Saturday, January 12, 2019

Receiving Palliative Care In Tulsa

By Richard Patterson

Palliative services are an integral part of the overall management of patients with chronic conditions. It is given to improve the life of persons that have been diagnosed with diseases without a known cure. The idea of this kind of treatment is to shift the focus from the illness to the whole individual. Patients wishing to receive palliative care in Tulsa need to understand a number of things in this kind of disease treatment.

Although the diseases for which palliation is indicated are usually incurable, there are many ways in which side effects can be managed and prevented. Such side effects may be physical, emotional, social or spiritual. Depending on the nature of the illness, this kind of care may be provided within hospital premises or at home. The choice is also determined by the costs involved and the presence of the patient and their family.

Cancer is a leading cause of death worldwide and often requires palliative care especially if metastases have occurred. Although some forms of the condition can be treated, a majority of them cannot and are considered terminal. Persons that have a diagnosis of terminal cancer have a right to dignified living even as they near their end of life. Severe sepsis, liver and renal failure and end stage HIV/AIDS may also require palliation.

Due to the wide nature of services requires, teamwork is important. A multidisciplinary team comprising of various specialists is usually assembled depending on the underlying diagnosis. Each of these specialists has been trained and certified and is skilled in handling patients who fall in this category. Typically, the team is headed by a physician who helps in coordinating the other service providers. Other members may include other doctors, nurses, chaplains, dieticians and social workers among others.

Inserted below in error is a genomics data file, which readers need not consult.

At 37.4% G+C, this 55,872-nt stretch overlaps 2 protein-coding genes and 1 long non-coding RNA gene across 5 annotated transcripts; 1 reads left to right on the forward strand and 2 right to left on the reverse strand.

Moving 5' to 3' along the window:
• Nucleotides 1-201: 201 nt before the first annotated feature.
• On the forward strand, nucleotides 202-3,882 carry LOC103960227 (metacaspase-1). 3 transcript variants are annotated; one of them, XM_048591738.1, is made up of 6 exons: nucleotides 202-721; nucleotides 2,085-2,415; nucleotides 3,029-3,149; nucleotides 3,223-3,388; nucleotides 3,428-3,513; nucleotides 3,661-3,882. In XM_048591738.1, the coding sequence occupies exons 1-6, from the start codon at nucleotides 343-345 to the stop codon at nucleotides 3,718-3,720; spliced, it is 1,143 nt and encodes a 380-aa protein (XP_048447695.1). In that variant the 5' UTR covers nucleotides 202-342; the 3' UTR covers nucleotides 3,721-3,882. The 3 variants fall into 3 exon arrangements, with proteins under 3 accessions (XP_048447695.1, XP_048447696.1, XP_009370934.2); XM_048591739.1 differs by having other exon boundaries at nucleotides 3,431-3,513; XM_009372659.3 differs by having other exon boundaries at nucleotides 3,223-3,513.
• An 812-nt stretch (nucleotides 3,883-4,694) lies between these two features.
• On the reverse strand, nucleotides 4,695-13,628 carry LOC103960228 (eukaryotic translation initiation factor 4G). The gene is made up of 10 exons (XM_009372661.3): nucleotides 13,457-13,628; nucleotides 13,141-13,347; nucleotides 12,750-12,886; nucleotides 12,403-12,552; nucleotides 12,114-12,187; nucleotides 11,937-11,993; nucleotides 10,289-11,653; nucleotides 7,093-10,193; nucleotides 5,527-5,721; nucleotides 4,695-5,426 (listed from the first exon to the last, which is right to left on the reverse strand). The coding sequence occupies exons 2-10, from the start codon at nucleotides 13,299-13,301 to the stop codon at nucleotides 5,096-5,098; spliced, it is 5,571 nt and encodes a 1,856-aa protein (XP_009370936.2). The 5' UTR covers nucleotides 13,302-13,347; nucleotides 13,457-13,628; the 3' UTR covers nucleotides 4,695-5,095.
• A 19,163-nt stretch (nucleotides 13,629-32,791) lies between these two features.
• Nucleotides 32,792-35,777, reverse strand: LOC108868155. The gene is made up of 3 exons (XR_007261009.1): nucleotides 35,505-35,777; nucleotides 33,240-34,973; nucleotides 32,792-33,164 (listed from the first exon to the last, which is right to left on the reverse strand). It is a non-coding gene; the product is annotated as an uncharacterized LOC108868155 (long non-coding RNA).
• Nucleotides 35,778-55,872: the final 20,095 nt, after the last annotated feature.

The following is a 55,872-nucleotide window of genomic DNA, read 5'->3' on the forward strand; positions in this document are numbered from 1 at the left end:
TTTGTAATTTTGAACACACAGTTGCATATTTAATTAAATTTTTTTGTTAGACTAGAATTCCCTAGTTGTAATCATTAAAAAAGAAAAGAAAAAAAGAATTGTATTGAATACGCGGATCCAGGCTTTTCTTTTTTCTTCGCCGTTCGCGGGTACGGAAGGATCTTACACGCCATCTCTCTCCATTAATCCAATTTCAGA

Physical needs relate to the signs and symptoms of the illness. They include, for example, pain, vomiting, nausea, shortness of breath and loss of appetite among others. Everything possible should be done to get rid of these symptoms. When managing pain for instance, pain relievers should be given liberally regardless of whether there are any short term or long term effects such as addiction and physical dependence.

Emotional needs may include depression and anxiety. These tend to vary from one person to another and the way to deal with them is largely individualized. It is important that treatment for these emotional problems be initiated as soon as possible and preferably be continued to the very end. Treatment may include psychological therapies as well as medication.

There is a need to clearly distinguish between palliation and a related condition, hospice care. The former is usually initiated once a diagnosis of a chronic illness is made. It can be started at any point along the continuum of care. Hospice care, on the other hand, comes at the very end. It is started in patients in whom the disease identified has no known cure.

Palliative care is closely related to hospice care but the two are not synonymous. While palliation can be started at any point following the diagnosis of a potentially terminal illness, hospices come in when the curative possibility has been ruled out. Palliation helps patients in making a slow transition to acceptance that the disease in question may indeed be incurable.

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